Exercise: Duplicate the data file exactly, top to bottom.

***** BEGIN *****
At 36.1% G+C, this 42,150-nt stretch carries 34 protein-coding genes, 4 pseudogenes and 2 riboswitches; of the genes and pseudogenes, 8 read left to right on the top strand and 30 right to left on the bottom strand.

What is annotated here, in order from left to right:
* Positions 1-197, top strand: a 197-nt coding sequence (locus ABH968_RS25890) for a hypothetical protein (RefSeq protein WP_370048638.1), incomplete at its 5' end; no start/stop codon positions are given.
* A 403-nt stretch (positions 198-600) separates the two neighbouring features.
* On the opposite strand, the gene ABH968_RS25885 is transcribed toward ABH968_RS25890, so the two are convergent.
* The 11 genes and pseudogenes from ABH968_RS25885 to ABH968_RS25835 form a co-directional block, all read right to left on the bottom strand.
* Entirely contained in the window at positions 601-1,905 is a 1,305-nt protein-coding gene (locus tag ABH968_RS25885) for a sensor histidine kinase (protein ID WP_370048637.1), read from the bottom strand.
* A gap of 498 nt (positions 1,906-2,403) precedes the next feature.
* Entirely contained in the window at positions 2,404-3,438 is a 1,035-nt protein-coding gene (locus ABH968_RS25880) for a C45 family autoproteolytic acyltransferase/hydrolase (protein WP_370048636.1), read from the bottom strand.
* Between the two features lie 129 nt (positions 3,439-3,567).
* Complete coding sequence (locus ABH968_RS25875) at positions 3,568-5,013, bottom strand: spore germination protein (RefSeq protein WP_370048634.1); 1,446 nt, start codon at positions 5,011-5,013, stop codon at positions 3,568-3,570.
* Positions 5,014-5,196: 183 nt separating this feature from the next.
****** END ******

At 36.1% G+C, this 42,150-nt stretch carries 34 protein-coding genes, 4 pseudogenes and 2 riboswitches; of the genes and pseudogenes, 8 read left to right on the top strand and 30 right to left on the bottom strand.

What is annotated here, in order from left to right:
* Positions 1-197, top strand: a 197-nt coding sequence (locus ABH968_RS25890) for a hypothetical protein (RefSeq protein WP_370048638.1), incomplete at its 5' end; no start/stop codon positions are given.
* A 403-nt stretch (positions 198-600) separates the two neighbouring features.
* On the opposite strand, the gene ABH968_RS25885 is transcribed toward ABH968_RS25890, so the two are convergent.
* The 11 genes and pseudogenes from ABH968_RS25885 to ABH968_RS25835 form a co-directional block, all read right to left on the bottom strand.
* Entirely contained in the window at positions 601-1,905 is a 1,305-nt protein-coding gene (locus tag ABH968_RS25885) for a sensor histidine kinase (protein ID WP_370048637.1), read from the bottom strand.
* A gap of 498 nt (positions 1,906-2,403) precedes the next feature.
* Entirely contained in the window at positions 2,404-3,438 is a 1,035-nt protein-coding gene (locus ABH968_RS25880) for a C45 family autoproteolytic acyltransferase/hydrolase (protein WP_370048636.1), read from the bottom strand.
* Between the two features lie 129 nt (positions 3,439-3,567).
* Complete coding sequence (locus ABH968_RS25875) at positions 3,568-5,013, bottom strand: spore germination protein (RefSeq protein WP_370048634.1); 1,446 nt, start codon at positions 5,011-5,013, stop codon at positions 3,568-3,570.
* Positions 5,014-5,196: 183 nt separating this feature from the next.